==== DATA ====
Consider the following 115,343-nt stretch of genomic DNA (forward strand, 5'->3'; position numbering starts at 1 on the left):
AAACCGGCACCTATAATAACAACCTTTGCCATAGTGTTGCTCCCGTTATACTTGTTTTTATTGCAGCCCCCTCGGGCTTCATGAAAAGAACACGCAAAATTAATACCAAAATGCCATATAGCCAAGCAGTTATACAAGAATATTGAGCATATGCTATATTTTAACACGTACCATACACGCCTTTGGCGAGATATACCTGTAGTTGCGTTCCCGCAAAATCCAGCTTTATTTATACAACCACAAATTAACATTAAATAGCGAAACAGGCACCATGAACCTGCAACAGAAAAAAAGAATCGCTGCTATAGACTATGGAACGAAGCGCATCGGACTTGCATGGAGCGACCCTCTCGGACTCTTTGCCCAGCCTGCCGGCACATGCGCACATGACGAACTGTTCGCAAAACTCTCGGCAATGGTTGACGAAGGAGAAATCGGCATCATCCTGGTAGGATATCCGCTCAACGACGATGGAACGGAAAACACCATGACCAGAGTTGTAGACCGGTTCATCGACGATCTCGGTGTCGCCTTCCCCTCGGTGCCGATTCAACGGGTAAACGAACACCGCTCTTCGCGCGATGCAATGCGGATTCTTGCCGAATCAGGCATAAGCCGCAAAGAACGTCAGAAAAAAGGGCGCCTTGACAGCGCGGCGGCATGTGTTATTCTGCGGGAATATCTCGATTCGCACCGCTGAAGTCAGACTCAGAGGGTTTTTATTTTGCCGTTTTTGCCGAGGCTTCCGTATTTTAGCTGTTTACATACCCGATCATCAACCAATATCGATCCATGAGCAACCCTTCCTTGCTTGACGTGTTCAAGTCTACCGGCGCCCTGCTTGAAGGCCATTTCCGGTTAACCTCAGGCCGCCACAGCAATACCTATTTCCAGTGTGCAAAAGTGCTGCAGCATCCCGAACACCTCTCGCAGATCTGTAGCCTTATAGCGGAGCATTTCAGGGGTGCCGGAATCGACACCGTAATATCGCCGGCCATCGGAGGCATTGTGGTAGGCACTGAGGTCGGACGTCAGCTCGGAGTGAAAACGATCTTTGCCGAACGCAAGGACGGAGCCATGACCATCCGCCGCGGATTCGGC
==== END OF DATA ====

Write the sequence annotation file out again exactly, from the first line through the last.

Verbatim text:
Consider the following 115,343-nt stretch of genomic DNA (forward strand, 5'->3'; position numbering starts at 1 on the left):
AAACCGGCACCTATAATAACAACCTTTGCCATAGTGTTGCTCCCGTTATACTTGTTTTTATTGCAGCCCCCTCGGGCTTCATGAAAAGAACACGCAAAATTAATACCAAAATGCCATATAGCCAAGCAGTTATACAAGAATATTGAGCATATGCTATATTTTAACACGTACCATACACGCCTTTGGCGAGATATACCTGTAGTTGCGTTCCCGCAAAATCCAGCTTTATTTATACAACCACAAATTAACATTAAATAGCGAAACAGGCACCATGAACCTGCAACAGAAAAAAAGAATCGCTGCTATAGACTATGGAACGAAGCGCATCGGACTTGCATGGAGCGACCCTCTCGGACTCTTTGCCCAGCCTGCCGGCACATGCGCACATGACGAACTGTTCGCAAAACTCTCGGCAATGGTTGACGAAGGAGAAATCGGCATCATCCTGGTAGGATATCCGCTCAACGACGATGGAACGGAAAACACCATGACCAGAGTTGTAGACCGGTTCATCGACGATCTCGGTGTCGCCTTCCCCTCGGTGCCGATTCAACGGGTAAACGAACACCGCTCTTCGCGCGATGCAATGCGGATTCTTGCCGAATCAGGCATAAGCCGCAAAGAACGTCAGAAAAAAGGGCGCCTTGACAGCGCGGCGGCATGTGTTATTCTGCGGGAATATCTCGATTCGCACCGCTGAAGTCAGACTCAGAGGGTTTTTATTTTGCCGTTTTTGCCGAGGCTTCCGTATTTTAGCTGTTTACATACCCGATCATCAACCAATATCGATCCATGAGCAACCCTTCCTTGCTTGACGTGTTCAAGTCTACCGGCGCCCTGCTTGAAGGCCATTTCCGGTTAACCTCAGGCCGCCACAGCAATACCTATTTCCAGTGTGCAAAAGTGCTGCAGCATCCCGAACACCTCTCGCAGATCTGTAGCCTTATAGCGGAGCATTTCAGGGGTGCCGGAATCGACACCGTAATATCGCCGGCCATCGGAGGCATTGTGGTAGGCACTGAGGTCGGACGTCAGCTCGGAGTGAAAACGATCTTTGCCGAACGCAAGGACGGAGCCATGACCATCCGCCGCGGATTCGGC